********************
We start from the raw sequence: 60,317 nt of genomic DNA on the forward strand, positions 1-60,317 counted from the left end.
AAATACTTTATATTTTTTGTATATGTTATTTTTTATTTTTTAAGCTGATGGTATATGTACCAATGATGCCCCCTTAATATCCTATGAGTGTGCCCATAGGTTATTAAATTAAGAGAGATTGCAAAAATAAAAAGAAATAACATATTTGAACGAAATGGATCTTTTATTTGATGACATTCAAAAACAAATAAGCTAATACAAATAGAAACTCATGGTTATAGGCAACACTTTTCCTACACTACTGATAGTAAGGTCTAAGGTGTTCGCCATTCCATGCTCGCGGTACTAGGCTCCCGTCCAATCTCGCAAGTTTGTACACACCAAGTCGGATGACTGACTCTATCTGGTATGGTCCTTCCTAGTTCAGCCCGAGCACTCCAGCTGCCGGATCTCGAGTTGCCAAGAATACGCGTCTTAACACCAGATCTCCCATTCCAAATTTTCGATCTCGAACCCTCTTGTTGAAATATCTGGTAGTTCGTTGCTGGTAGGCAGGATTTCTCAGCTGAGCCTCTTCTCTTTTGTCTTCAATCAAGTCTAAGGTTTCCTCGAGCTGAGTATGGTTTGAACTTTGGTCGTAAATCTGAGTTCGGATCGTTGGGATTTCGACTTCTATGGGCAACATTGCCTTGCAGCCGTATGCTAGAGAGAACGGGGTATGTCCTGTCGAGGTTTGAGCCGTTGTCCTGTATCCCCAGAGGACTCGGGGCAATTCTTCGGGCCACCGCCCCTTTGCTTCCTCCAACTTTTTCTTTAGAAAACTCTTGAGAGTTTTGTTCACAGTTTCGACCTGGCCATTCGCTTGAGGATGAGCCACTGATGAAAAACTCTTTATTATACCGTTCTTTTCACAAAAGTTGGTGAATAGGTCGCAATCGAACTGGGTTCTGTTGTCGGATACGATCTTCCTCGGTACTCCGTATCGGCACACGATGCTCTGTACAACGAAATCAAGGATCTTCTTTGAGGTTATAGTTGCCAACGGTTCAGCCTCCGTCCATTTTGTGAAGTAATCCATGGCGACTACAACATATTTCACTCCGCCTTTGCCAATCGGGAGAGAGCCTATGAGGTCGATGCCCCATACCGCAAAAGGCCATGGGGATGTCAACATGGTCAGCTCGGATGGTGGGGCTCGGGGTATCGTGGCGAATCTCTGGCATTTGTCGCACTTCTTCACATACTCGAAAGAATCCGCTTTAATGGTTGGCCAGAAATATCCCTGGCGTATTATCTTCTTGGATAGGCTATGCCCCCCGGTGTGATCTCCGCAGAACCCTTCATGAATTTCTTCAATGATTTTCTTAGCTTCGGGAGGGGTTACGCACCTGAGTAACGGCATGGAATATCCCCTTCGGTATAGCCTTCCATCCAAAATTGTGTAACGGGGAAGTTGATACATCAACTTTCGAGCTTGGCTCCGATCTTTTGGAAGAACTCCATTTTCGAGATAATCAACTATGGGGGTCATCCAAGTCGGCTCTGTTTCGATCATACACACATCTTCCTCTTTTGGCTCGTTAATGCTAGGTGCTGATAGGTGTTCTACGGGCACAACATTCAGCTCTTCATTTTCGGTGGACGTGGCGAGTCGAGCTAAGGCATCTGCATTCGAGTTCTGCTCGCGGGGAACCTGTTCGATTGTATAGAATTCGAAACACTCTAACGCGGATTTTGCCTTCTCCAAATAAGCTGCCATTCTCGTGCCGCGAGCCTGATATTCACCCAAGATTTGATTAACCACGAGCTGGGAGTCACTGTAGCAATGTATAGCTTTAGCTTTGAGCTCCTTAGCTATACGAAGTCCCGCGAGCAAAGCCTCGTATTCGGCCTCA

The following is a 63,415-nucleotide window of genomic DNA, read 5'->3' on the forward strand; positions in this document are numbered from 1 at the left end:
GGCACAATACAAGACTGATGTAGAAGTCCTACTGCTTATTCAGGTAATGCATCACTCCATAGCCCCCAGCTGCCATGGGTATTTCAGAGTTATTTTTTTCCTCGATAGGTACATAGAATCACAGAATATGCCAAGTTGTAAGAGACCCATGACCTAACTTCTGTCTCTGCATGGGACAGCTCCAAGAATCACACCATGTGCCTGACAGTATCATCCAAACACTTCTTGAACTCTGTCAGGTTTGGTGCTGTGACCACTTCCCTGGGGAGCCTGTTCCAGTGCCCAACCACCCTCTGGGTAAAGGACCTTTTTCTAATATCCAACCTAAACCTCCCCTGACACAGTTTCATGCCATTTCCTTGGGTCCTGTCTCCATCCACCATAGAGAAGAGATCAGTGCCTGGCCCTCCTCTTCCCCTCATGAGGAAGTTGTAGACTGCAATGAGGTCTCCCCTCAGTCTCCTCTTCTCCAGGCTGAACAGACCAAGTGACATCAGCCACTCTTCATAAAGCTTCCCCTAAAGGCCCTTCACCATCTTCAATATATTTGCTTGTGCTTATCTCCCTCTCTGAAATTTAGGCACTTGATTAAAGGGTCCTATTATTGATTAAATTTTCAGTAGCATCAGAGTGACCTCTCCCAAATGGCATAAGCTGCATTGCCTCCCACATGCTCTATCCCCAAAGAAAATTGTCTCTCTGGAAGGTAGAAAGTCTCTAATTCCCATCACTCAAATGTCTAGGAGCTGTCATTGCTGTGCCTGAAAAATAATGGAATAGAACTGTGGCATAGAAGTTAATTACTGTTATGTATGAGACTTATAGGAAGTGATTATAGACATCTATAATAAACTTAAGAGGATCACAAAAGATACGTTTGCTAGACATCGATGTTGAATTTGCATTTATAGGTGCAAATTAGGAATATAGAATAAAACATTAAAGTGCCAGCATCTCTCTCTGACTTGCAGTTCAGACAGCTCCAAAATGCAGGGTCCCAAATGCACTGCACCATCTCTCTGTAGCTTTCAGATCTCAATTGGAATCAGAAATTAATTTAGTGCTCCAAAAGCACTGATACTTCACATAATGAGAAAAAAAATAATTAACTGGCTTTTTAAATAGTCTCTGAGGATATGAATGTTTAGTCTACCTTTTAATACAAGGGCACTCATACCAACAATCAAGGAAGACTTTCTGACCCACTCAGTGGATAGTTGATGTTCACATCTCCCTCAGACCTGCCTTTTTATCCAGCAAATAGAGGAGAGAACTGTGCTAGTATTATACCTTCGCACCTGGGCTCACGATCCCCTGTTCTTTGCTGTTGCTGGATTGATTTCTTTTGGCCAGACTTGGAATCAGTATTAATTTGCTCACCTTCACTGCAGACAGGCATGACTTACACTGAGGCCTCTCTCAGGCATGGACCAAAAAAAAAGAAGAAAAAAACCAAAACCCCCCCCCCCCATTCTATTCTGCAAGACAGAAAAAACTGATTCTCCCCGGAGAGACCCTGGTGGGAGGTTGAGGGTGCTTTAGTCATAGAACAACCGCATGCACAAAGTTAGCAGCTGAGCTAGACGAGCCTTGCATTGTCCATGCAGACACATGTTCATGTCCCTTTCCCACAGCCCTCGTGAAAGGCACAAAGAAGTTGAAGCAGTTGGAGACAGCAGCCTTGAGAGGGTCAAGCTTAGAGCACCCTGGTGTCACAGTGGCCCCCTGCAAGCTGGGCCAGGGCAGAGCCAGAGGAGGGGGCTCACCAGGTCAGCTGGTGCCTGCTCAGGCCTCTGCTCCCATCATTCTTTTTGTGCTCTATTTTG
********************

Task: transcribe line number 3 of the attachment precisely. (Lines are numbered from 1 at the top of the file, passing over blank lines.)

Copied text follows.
The following is a 63,415-nucleotide window of genomic DNA, read 5'->3' on the forward strand; positions in this document are numbered from 1 at the left end: